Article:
Croatia to forget fatigue as history beckons in World Cup final

COMPILED FROM WIRE SERVICES
ISTANBUL
Published
Croatia’s Mario Mandzukic celebrates after scoring his side’s second goal during the semifinal match against England on July 11.
Croatia’s Mario Mandzukic celebrates after scoring his side’s second goal during the semifinal match against England on July 11.

Having come through extra time in three matches, Croatia has played a full 90 minutes more at the World Cup than France. But, all that will be forgotten when the small Balkan nation takes on Les Bleus for the title Sunday

World Cup comeback kings Croatia have played the equivalent of one game more than France but will look to forget all fatigue when it aims for the biggest prize in football on Sunday in the title match.

"Croatia is burning and we are not burnt out. We have strength left," goalkeeper Danijel Subasic said. "We are the fiery ones, not normal. We have made history."

Captain and Golden Ball candidate Luka Modric, a three-time Champions League winner with Real Madrid, said, "You play a final to win it."

Ivan Rakitic, who has also won Europe's biggest club event with Barcelona, stressed, "You find the energy when you play a final."

The southern Europeans have shown incredible resilience in the knock-out stages. After winning the group with a maximum nine points, they have come from behind to beat Denmark and Russia on penalties before ousting England in extra time.

Croatia's total of 90 minutes of extra time in the three last games has effectively made them play one game more than France, who won all their games in regulation. Croatia also has one day less rest.

No other team has managed to come from behind to progress in three consecutive knock-out games since the round of 16 was introduced in 1986 and coach Zlatko Dalic and the players will make one final effort on Sunday at Moscow's Luzhniki Stadium.

Going one step further than the class of 1998, who came third, is already a matter of immense national pride for Croatia, who is the second-smallest nation after Uruguay ever to reach the final.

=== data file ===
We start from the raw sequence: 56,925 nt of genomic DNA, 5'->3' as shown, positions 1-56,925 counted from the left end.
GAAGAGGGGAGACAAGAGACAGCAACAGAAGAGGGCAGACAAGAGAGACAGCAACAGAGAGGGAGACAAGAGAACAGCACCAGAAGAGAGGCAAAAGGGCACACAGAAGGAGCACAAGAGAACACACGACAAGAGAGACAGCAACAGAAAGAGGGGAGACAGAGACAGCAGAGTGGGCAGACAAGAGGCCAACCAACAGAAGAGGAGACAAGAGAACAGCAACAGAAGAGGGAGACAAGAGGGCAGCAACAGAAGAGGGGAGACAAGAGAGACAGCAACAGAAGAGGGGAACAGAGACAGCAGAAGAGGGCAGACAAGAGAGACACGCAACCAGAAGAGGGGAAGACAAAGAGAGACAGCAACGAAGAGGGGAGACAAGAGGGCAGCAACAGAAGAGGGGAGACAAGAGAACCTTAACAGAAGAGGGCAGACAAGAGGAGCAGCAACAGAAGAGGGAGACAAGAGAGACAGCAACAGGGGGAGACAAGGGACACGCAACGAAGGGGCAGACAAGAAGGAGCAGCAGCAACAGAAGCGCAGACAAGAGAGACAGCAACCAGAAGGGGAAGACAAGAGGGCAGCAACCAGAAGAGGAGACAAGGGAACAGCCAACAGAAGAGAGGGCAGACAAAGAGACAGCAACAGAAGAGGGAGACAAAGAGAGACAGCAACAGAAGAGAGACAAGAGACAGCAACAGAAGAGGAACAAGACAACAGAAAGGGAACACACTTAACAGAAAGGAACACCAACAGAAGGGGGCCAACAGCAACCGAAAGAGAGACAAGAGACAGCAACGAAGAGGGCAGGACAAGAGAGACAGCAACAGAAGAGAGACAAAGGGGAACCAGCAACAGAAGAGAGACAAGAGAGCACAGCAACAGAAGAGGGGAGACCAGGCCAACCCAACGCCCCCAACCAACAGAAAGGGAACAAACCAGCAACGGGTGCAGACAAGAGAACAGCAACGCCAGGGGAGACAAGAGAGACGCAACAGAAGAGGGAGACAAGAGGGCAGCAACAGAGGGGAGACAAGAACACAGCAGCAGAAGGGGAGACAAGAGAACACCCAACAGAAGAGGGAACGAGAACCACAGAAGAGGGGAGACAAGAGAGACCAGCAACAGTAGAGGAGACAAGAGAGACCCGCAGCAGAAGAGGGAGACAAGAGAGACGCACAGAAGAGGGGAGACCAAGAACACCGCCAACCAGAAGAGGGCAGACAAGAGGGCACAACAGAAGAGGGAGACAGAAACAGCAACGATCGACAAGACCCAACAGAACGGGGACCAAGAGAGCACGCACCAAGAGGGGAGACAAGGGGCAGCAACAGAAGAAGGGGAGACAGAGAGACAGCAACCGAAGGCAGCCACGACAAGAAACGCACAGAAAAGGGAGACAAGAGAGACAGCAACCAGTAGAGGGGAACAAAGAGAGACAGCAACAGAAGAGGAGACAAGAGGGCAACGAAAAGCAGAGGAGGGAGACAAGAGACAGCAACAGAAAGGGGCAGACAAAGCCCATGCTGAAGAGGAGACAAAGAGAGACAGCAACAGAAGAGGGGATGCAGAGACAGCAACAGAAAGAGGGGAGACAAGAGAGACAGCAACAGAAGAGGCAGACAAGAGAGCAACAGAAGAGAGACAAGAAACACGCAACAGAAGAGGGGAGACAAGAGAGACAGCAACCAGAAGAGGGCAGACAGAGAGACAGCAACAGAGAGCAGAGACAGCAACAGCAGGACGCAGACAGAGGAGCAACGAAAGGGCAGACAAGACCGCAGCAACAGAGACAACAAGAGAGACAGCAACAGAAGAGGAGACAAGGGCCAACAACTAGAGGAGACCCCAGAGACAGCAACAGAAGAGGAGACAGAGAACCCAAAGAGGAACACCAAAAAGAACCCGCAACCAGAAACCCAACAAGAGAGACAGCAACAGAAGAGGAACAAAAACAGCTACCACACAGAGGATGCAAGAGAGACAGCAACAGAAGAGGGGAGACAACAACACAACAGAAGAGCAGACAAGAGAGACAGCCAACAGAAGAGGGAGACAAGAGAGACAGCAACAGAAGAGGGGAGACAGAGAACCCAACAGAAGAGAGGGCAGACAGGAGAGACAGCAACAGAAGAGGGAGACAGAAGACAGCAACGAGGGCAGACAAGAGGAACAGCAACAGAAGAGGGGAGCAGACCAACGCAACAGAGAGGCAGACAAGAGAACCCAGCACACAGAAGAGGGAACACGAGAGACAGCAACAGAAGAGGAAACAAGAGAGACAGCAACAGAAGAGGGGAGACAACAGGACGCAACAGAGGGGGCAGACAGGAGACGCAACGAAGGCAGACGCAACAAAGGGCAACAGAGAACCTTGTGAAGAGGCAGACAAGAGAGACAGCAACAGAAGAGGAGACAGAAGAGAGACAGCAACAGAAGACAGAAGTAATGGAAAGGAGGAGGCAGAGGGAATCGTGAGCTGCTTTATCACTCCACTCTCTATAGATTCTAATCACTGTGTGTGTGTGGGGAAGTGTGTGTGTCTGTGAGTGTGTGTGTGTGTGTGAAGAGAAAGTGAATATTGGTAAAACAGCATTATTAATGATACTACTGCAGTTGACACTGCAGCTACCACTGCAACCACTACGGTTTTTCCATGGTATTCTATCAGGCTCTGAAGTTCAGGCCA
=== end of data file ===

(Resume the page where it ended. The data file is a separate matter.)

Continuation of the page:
Just as the team, the whole country was in frenzy, with the 24sata tabloid saying, "Madness on the streets – the whole of Croatia is glowing."

Dalic sported a team shirt with the number 18 of forward Ante Rebic at the post-match news conference. It's hard to imagine French coach Didier Deschamps ever doing something similar.

Deschamps has already won the World Cup as a player, in 1998 after France beat Croatia 2-1 in the semifinal, with the Croatians squandering a lead in that match in the Stade de France.

Dalic said they won't be on a revenge mission Sunday but that "maybe the dear God gives us a chance to settle a score."

"What we are doing right now and achieving for the country and the region is fantastic," Dalic said, heaping praise on his players for their never-ending fighting spirit.

"What our players did, the strength, the stamina, the energy levels: I wanted to make substitutions but nobody wanted to be subbed. Some players played with minor injuries, two with half a leg. Nobody wanted to say, 'I am not ready,'" he said.

Modric, Rakitic, Wednesday's scorers Mario Mandzukic and Ivan Perisic and all the others will now recuperate before the final effort against Les Bleus, who have the likes of Antoine Griezmann, Kylian Mbappe and Paul Pogba.

"We want to play our best match of the tournament," Dalic said.

Perisic said: "We have watched almost all France games. They did enough to progress [from the group] and have then upped their game and were very strong [in the semi-final] against Belgium. They can also defend very well.

"I can't single out anyone. They have an excellent coach and excellent players."

But, despite all the respect and fatigue, the confidence in the Croatian camp is sky-high as history beckons.

"Yes, I think we can do it," defender Sime Vrsaljko insisted. "We are going to win this World Cup."

Share on Facebook Share on Twitter